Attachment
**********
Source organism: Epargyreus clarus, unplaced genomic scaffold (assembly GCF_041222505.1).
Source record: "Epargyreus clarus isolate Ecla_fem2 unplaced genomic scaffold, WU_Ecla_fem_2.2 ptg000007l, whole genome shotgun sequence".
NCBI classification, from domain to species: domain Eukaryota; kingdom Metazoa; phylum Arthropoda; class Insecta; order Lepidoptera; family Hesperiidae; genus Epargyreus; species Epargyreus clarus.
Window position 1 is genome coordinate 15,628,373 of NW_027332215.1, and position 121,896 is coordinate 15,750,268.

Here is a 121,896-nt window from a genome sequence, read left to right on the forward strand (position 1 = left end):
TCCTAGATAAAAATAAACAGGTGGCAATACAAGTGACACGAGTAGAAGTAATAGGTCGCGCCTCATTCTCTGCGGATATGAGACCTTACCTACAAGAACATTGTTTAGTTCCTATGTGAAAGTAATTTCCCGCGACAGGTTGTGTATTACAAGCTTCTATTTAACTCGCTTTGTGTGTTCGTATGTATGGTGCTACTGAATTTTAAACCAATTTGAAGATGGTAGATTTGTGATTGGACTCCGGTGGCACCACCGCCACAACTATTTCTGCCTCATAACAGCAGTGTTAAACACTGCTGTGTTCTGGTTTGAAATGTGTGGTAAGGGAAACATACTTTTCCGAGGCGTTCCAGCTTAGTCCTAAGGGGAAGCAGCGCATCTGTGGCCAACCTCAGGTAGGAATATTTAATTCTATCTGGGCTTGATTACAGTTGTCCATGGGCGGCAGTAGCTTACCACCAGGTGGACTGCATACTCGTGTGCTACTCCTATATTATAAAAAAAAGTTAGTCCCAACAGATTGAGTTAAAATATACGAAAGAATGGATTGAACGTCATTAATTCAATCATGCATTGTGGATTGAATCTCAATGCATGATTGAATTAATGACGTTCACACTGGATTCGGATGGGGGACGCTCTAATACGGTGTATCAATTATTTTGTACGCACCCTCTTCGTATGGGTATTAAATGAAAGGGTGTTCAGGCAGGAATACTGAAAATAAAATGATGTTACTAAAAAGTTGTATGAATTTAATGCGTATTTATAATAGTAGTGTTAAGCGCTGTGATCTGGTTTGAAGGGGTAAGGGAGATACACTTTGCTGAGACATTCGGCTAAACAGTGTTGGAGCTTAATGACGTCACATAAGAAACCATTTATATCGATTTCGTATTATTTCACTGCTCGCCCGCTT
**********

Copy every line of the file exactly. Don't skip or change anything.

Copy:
Source organism: Epargyreus clarus, unplaced genomic scaffold (assembly GCF_041222505.1).
Source record: "Epargyreus clarus isolate Ecla_fem2 unplaced genomic scaffold, WU_Ecla_fem_2.2 ptg000007l, whole genome shotgun sequence".
NCBI classification, from domain to species: domain Eukaryota; kingdom Metazoa; phylum Arthropoda; class Insecta; order Lepidoptera; family Hesperiidae; genus Epargyreus; species Epargyreus clarus.
Window position 1 is genome coordinate 15,628,373 of NW_027332215.1, and position 121,896 is coordinate 15,750,268.

Here is a 121,896-nt window from a genome sequence, read left to right on the forward strand (position 1 = left end):
TCCTAGATAAAAATAAACAGGTGGCAATACAAGTGACACGAGTAGAAGTAATAGGTCGCGCCTCATTCTCTGCGGATATGAGACCTTACCTACAAGAACATTGTTTAGTTCCTATGTGAAAGTAATTTCCCGCGACAGGTTGTGTATTACAAGCTTCTATTTAACTCGCTTTGTGTGTTCGTATGTATGGTGCTACTGAATTTTAAACCAATTTGAAGATGGTAGATTTGTGATTGGACTCCGGTGGCACCACCGCCACAACTATTTCTGCCTCATAACAGCAGTGTTAAACACTGCTGTGTTCTGGTTTGAAATGTGTGGTAAGGGAAACATACTTTTCCGAGGCGTTCCAGCTTAGTCCTAAGGGGAAGCAGCGCATCTGTGGCCAACCTCAGGTAGGAATATTTAATTCTATCTGGGCTTGATTACAGTTGTCCATGGGCGGCAGTAGCTTACCACCAGGTGGACTGCATACTCGTGTGCTACTCCTATATTATAAAAAAAAGTTAGTCCCAACAGATTGAGTTAAAATATACGAAAGAATGGATTGAACGTCATTAATTCAATCATGCATTGTGGATTGAATCTCAATGCATGATTGAATTAATGACGTTCACACTGGATTCGGATGGGGGACGCTCTAATACGGTGTATCAATTATTTTGTACGCACCCTCTTCGTATGGGTATTAAATGAAAGGGTGTTCAGGCAGGAATACTGAAAATAAAATGATGTTACTAAAAAGTTGTATGAATTTAATGCGTATTTATAATAGTAGTGTTAAGCGCTGTGATCTGGTTTGAAGGGGTAAGGGAGATACACTTTGCTGAGACATTCGGCTAAACAGTGTTGGAGCTTAATGACGTCACATAAGAAACCATTTATATCGATTTCGTATTATTTCACTGCTCGCCCGCTT